Historical Conservation: Saving Our Heritage of Rare Books
by Jonathan Best
When we hear people speak of national heritage we usually think of venerable old buildings, artistic masterpieces by national artists or priceless ceramic or gold artifacts excavated from pre-colonial Philippine sites. What little government and institutional funding there is for historical preservation most often is spent on restoring ancestral homes, church facades and other public buildings or even historic districts. Several of Manila’s museums have spent the necessary tens of thousands of pesos to properly clean and restore valuable paintings. Antique dealers restore furniture, religious icons and decorative artifacts if they think they can make a profitable sale. However not enough has been allocated for the daunting task of preserving rare books, maps, prints, photographs and other paper heirlooms. This is sad considering that works on paper, more than any other cultural artifacts, tell the unique story of the Filipino people.
Old books record long forgotten histories, languages and lifestyles. Maps delineate the gradual historical documentation of all our seven thousand islands and the early names of our towns and cities. Personal letters and correspondence record the private lives of our forbears and their thoughts on life and love. By the mid-eighteenth century, photographs came along creating a whole new medium for recording our most dramatic events and precious memories of family and loved ones. For a Filipino what could be more moving than holding the original copy of Jose Rizal’s “Ultimo Adios”, now in the National Library, or a faded photograph of Andres Bonifacio or Apolinario Mabini. All of these items are preserved on delicate paper fiber.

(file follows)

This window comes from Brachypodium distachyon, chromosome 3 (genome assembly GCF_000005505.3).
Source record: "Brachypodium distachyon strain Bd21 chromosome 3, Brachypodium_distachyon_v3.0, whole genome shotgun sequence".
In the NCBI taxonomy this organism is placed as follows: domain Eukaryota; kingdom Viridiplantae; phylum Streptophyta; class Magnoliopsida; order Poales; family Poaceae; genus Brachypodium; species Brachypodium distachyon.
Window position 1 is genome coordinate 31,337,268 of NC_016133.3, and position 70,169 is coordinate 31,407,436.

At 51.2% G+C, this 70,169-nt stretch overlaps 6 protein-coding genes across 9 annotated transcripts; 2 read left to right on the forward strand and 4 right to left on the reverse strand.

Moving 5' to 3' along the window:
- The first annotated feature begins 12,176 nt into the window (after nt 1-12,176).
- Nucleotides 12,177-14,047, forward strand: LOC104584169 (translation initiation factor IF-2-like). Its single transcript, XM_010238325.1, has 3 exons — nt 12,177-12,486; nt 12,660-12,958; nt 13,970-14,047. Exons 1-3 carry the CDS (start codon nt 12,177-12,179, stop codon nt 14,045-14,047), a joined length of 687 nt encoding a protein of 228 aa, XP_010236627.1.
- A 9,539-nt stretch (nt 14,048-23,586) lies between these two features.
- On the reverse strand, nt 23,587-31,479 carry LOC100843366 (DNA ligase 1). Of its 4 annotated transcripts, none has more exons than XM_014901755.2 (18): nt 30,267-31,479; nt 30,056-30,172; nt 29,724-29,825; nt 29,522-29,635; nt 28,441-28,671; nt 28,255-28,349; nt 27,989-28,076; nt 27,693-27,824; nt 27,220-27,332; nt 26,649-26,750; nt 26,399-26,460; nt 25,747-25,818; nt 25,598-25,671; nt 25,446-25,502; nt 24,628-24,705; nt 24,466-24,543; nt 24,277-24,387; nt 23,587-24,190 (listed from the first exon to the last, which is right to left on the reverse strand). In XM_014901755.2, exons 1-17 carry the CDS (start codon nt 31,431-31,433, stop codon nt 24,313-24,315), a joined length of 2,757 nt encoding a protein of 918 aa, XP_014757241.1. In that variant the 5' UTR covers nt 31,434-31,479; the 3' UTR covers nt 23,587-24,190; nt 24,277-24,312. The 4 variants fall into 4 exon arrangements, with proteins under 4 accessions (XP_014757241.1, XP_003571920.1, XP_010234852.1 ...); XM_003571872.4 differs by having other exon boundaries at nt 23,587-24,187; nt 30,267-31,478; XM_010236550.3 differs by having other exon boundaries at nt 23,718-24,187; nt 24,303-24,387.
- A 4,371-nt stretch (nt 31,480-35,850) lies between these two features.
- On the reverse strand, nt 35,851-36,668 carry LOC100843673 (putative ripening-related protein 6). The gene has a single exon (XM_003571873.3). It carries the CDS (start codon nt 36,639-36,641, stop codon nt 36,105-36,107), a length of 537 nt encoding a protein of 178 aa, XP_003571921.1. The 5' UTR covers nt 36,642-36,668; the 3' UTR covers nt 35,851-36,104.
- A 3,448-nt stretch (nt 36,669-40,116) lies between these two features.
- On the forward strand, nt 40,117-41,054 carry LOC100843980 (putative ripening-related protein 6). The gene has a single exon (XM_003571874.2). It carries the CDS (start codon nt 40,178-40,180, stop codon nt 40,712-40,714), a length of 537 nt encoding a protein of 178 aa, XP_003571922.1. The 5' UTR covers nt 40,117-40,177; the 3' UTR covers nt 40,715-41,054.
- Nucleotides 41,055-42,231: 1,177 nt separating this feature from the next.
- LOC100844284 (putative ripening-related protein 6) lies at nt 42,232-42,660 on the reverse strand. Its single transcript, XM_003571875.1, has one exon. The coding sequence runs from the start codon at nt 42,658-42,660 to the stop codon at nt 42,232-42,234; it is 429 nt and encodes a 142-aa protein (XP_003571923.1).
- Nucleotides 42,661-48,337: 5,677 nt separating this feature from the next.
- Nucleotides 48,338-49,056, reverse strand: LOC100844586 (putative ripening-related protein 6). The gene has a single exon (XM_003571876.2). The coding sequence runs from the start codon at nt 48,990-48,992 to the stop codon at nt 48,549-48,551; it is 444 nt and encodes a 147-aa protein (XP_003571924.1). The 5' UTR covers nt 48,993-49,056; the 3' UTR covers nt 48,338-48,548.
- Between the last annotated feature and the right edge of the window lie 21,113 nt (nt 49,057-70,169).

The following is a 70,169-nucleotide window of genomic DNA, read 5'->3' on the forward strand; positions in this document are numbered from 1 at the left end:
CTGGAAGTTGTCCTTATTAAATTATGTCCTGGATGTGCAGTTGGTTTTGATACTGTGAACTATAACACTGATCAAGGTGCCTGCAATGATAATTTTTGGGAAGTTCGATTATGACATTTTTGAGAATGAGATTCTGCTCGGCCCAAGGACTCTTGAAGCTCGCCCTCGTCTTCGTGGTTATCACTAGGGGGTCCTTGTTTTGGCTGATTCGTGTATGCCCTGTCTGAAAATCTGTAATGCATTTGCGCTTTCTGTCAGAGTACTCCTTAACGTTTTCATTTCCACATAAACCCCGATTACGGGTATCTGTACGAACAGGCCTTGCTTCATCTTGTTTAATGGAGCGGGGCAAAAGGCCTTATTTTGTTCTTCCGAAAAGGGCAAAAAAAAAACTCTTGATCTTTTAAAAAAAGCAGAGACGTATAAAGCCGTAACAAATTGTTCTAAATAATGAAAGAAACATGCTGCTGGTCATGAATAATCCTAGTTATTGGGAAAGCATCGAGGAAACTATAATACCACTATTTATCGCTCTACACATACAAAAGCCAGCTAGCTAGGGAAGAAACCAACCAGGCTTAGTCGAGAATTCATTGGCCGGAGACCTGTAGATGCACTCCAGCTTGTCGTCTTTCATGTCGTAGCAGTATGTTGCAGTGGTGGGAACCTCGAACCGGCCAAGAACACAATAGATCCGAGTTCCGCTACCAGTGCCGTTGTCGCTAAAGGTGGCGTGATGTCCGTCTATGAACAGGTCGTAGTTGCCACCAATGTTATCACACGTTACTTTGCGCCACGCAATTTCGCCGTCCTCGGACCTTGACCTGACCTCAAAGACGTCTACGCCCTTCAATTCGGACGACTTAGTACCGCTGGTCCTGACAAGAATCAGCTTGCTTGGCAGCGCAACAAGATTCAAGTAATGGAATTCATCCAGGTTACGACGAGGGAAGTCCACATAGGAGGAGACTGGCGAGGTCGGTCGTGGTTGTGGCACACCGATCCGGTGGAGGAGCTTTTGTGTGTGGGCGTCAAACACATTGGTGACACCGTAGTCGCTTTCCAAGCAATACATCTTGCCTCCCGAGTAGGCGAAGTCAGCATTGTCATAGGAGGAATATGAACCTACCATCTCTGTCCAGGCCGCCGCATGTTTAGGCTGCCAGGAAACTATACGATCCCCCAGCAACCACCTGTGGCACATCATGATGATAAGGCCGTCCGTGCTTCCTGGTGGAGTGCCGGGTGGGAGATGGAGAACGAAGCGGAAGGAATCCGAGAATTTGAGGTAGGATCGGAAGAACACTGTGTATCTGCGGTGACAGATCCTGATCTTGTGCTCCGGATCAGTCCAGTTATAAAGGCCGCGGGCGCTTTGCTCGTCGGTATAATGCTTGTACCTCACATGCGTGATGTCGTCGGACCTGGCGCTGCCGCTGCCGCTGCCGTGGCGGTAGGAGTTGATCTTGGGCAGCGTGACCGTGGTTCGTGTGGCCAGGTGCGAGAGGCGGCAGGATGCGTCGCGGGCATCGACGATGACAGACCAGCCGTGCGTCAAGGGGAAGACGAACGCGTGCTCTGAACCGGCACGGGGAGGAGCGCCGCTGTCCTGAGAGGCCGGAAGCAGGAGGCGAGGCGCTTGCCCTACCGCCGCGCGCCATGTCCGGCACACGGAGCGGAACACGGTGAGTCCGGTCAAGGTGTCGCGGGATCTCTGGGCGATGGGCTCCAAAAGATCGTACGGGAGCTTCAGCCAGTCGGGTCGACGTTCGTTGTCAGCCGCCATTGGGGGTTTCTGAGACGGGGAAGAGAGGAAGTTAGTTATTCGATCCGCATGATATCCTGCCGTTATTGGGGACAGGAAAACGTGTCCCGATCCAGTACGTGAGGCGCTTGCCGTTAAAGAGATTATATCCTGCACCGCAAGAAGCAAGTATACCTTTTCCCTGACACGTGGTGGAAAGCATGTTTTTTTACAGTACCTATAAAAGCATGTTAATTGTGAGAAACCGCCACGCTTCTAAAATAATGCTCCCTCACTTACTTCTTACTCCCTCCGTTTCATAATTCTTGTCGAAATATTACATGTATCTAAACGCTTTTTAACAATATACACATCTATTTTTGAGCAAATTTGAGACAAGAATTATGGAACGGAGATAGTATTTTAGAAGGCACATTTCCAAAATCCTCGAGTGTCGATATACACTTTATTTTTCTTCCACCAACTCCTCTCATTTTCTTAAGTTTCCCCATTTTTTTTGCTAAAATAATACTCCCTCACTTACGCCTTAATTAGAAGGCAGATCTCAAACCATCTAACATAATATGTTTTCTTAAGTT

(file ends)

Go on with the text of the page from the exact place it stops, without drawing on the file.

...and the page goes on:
This year the Ortigas Foundation Library and Philippine Study Center in Pasig decided to establish a small paper conservation lab right on the library premises. Older institutions such as the National Library, National Historical Institute, Santo Tomas University, the Recoletos in Quezon City and the Archdiocese Archives in Intramuros have good facilities, but these are kept very busy with their own collections. With hundreds of old and rare books, and documents in need of immediate repair and consolidation we felt we needed our own workshop. Now, when our valuable material needs repair or cleaning it never has to leave the premises, which is an important security consideration.